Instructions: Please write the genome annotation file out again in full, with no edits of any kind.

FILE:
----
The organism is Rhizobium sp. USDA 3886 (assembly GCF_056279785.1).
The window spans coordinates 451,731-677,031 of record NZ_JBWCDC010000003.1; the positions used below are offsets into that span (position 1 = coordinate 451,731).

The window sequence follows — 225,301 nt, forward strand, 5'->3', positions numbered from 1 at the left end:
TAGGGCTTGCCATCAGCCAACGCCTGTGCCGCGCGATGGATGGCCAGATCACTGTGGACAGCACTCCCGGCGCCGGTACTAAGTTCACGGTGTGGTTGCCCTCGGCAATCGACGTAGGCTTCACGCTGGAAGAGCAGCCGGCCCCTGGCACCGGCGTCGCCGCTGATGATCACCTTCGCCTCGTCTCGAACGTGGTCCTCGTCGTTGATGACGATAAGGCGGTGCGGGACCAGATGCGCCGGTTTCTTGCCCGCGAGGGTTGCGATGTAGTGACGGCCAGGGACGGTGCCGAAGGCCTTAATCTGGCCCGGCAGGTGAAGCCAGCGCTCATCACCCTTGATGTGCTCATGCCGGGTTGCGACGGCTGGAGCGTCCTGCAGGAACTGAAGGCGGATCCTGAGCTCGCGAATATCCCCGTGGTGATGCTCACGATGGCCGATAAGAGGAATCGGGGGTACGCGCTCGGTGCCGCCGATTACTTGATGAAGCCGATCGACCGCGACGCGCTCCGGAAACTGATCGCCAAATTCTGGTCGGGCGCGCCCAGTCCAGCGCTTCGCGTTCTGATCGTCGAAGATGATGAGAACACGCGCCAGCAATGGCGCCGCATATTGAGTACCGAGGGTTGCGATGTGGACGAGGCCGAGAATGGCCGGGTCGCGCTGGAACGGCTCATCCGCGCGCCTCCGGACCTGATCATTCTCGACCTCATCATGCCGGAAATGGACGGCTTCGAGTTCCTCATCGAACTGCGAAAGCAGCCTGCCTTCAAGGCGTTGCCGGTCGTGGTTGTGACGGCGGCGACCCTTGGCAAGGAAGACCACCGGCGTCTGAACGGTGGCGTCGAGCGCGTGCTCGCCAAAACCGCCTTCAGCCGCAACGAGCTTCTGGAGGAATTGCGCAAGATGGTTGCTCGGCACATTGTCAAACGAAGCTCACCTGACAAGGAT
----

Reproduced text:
The organism is Rhizobium sp. USDA 3886 (assembly GCF_056279785.1).
The window spans coordinates 451,731-677,031 of record NZ_JBWCDC010000003.1; the positions used below are offsets into that span (position 1 = coordinate 451,731).

The window sequence follows — 225,301 nt, forward strand, 5'->3', positions numbered from 1 at the left end:
TAGGGCTTGCCATCAGCCAACGCCTGTGCCGCGCGATGGATGGCCAGATCACTGTGGACAGCACTCCCGGCGCCGGTACTAAGTTCACGGTGTGGTTGCCCTCGGCAATCGACGTAGGCTTCACGCTGGAAGAGCAGCCGGCCCCTGGCACCGGCGTCGCCGCTGATGATCACCTTCGCCTCGTCTCGAACGTGGTCCTCGTCGTTGATGACGATAAGGCGGTGCGGGACCAGATGCGCCGGTTTCTTGCCCGCGAGGGTTGCGATGTAGTGACGGCCAGGGACGGTGCCGAAGGCCTTAATCTGGCCCGGCAGGTGAAGCCAGCGCTCATCACCCTTGATGTGCTCATGCCGGGTTGCGACGGCTGGAGCGTCCTGCAGGAACTGAAGGCGGATCCTGAGCTCGCGAATATCCCCGTGGTGATGCTCACGATGGCCGATAAGAGGAATCGGGGGTACGCGCTCGGTGCCGCCGATTACTTGATGAAGCCGATCGACCGCGACGCGCTCCGGAAACTGATCGCCAAATTCTGGTCGGGCGCGCCCAGTCCAGCGCTTCGCGTTCTGATCGTCGAAGATGATGAGAACACGCGCCAGCAATGGCGCCGCATATTGAGTACCGAGGGTTGCGATGTGGACGAGGCCGAGAATGGCCGGGTCGCGCTGGAACGGCTCATCCGCGCGCCTCCGGACCTGATCATTCTCGACCTCATCATGCCGGAAATGGACGGCTTCGAGTTCCTCATCGAACTGCGAAAGCAGCCTGCCTTCAAGGCGTTGCCGGTCGTGGTTGTGACGGCGGCGACCCTTGGCAAGGAAGACCACCGGCGTCTGAACGGTGGCGTCGAGCGCGTGCTCGCCAAAACCGCCTTCAGCCGCAACGAGCTTCTGGAGGAATTGCGCAAGATGGTTGCTCGGCACATTGTCAAACGAAGCTCACCTGACAAGGAT